“When a baby comes into the world, its hands are clenched, right? Like this?” He made a fist. “Why? Because a baby not knowing any better, wants to grab everything, to say the whole world is mine. But when an old person dies, how does he do so? With his hands open. Why? Because he has learned his lesson.” “What lesson?” I asked. He stretched open his empty fingers. “We can take nothing with us.”
― Mitch Albom, Have a Little Faith: The Story of a Last Request
“The best people possess a feeling for beauty, the courage to take risks, the discipline to tell the truth, the capacity for sacrifice. Ironically, their virtues make them vulnerable; they are often wounded, sometimes destroyed.”
— Ernest Hemingway
“Creativity is intelligence having fun.”
“Christianity, the message of Jesus, the life, death and resurrection of Jesus, is good news when you understand it,” Warren said. “[The Resurrection] produces six incredible benefits in our lives.”
Warren outlined the six benefits along with Bible verses:
1. We can be free and forgiven by Jesus’ death. (Isaiah 56:6-10, Romans 4:25)
2. Jesus defeated death so we don’t have to fear it. (2 Peter 1:16, Acts 1:3, 1 Corinthians 15:3-8)
3. We get to have God’s spirit inside us. (Acts 1:8, Ephesians 1:19-20)
4. God loves us unconditionally. (John 3:16,17, 1 John 13:34-35)
5. God has a greater purpose for our lives. (Mark 8:35, Acts 15:26, 2 Corinthians 4:17-18, Philippians 1:21)
6. We can be certain of a future in heaven. (1 Peter 1:4, 1 Corinthians 2:9, John 14:6, Romans 10:9)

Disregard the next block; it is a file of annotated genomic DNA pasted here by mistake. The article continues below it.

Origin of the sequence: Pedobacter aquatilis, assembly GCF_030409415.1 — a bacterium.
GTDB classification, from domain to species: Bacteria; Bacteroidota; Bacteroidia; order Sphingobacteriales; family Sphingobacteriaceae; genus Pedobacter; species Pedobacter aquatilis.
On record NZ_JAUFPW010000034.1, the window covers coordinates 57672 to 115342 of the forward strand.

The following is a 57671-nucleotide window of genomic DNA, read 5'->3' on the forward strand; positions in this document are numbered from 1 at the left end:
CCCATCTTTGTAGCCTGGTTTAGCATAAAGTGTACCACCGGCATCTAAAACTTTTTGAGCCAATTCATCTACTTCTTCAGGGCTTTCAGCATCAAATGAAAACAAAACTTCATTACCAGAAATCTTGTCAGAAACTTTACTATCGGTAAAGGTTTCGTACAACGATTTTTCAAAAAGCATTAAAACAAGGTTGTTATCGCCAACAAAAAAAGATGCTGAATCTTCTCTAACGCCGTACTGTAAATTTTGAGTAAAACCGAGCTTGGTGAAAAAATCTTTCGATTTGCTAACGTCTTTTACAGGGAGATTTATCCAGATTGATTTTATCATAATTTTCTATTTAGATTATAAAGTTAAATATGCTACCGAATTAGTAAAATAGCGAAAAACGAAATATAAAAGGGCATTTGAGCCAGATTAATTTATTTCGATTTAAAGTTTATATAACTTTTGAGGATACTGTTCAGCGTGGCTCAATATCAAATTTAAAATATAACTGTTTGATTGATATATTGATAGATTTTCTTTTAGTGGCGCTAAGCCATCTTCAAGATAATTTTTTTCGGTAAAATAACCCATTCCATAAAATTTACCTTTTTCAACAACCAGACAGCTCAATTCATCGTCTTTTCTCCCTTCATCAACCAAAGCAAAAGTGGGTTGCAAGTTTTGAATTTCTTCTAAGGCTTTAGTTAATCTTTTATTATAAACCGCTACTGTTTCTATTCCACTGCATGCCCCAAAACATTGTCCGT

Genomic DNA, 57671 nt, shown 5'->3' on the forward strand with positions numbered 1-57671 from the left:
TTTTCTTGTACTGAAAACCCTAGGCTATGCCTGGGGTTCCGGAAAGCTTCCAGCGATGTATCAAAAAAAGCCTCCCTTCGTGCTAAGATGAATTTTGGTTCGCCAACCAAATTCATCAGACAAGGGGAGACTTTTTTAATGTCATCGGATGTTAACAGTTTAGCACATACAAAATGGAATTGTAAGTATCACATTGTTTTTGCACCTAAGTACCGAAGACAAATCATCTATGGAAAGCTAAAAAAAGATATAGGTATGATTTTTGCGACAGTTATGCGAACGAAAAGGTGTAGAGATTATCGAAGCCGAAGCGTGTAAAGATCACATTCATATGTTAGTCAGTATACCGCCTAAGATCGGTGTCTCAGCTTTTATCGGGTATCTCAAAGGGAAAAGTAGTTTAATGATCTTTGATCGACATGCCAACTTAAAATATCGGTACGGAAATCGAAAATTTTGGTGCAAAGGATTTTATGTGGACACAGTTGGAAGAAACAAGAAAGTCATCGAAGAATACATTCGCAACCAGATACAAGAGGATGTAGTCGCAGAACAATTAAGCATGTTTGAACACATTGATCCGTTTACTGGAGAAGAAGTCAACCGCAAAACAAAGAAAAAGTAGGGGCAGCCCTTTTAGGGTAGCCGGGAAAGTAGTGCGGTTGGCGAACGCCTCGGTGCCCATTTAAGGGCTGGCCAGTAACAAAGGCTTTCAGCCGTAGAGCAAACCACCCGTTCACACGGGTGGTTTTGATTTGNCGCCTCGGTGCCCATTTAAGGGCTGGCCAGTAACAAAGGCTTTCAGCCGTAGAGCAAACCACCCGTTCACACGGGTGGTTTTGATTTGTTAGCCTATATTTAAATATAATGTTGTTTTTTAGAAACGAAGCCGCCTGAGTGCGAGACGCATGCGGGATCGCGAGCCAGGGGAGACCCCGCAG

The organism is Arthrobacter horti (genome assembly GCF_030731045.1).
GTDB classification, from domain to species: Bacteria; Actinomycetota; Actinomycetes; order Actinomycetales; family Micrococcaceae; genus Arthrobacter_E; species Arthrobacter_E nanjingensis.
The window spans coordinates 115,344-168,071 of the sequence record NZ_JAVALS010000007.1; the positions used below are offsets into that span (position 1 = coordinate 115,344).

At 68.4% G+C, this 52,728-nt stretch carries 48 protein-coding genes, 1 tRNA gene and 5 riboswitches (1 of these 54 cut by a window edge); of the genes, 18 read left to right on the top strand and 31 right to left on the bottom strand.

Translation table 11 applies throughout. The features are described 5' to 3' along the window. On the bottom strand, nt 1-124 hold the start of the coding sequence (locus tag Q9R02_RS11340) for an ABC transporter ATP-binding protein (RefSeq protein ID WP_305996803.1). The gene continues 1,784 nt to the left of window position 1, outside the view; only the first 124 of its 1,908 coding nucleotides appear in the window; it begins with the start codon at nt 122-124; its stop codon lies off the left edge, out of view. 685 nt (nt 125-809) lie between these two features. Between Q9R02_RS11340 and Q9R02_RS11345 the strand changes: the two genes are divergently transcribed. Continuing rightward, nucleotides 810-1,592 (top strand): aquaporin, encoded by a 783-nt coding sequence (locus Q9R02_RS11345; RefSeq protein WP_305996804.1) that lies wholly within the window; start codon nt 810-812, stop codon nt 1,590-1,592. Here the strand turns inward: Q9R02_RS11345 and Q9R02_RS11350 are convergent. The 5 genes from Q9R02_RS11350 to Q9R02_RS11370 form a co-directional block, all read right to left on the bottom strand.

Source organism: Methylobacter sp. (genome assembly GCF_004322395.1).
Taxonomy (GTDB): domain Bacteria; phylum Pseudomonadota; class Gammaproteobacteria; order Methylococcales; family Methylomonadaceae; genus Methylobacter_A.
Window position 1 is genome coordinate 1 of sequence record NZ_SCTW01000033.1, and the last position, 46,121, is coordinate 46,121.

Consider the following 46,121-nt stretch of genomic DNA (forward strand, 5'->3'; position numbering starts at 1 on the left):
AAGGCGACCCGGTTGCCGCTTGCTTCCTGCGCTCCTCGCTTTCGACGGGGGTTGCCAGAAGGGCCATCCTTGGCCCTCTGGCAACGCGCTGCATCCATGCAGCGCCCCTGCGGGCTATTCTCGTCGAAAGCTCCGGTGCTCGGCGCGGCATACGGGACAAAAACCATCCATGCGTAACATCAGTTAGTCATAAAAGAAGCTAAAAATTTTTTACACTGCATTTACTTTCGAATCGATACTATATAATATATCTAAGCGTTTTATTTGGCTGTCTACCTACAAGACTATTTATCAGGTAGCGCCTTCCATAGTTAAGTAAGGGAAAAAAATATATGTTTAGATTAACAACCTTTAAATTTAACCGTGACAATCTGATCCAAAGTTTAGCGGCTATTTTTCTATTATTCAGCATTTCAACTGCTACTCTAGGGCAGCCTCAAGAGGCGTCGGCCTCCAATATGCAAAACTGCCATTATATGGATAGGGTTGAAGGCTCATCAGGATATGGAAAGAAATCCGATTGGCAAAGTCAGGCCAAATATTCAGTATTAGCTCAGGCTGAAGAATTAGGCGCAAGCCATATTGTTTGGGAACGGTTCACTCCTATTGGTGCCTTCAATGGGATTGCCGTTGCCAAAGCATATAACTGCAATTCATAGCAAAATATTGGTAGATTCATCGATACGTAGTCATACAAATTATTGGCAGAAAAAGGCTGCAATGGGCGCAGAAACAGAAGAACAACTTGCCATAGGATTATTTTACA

Holiness or Hardness Toward God?
He … wondered that there was no intercessor … —Isaiah 59:16
The reason many of us stop praying and become hard toward God is that we only have an emotional interest in prayer. It sounds good to say that we pray, and we read books on prayer which tell us that prayer is beneficial— that our minds are quieted and our souls are uplifted when we pray. But Isaiah implied in this verse that God is amazed at such thoughts about prayer.
Worship and intercession must go together; one is impossible without the other. Intercession means raising ourselves up to the point of getting the mind of Christ regarding the person for whom we are praying (see Philippians 2:5). Instead of worshiping God, we recite speeches to God about how prayer is supposed to work. Are we worshiping God or disputing Him when we say, “But God, I just don’t see how you are going to do this”? This is a sure sign that we are not worshiping. When we lose sight of God, we become hard and dogmatic. We throw our petitions at His throne and dictate to Him what we want Him to do. We don’t worship God, nor do we seek to conform our minds to the mind of Christ. And if we are hard toward God, we will become hard toward other people.
Are we worshiping God in a way that will raise us up to where we can take hold of Him, having such intimate contact with Him that we know His mind about the ones for whom we pray? Are we living in a holy relationship with God, or have we become hard and dogmatic?
Do you find yourself thinking that there is no one interceding properly? Then be that person yourself. Be a person who worships God and lives in a holy relationship with Him. Get involved in the real work of intercession, remembering that it truly is work-work that demands all your energy, but work which has no hidden pitfalls. Preaching the gospel has its share of pitfalls, but intercessory prayer has none whatsoever.
“Living is like tearing through a museum. Not until later do you really start absorbing what you saw, thinking about it, looking it up in a book, and remembering - because you can’t take it in all at once.”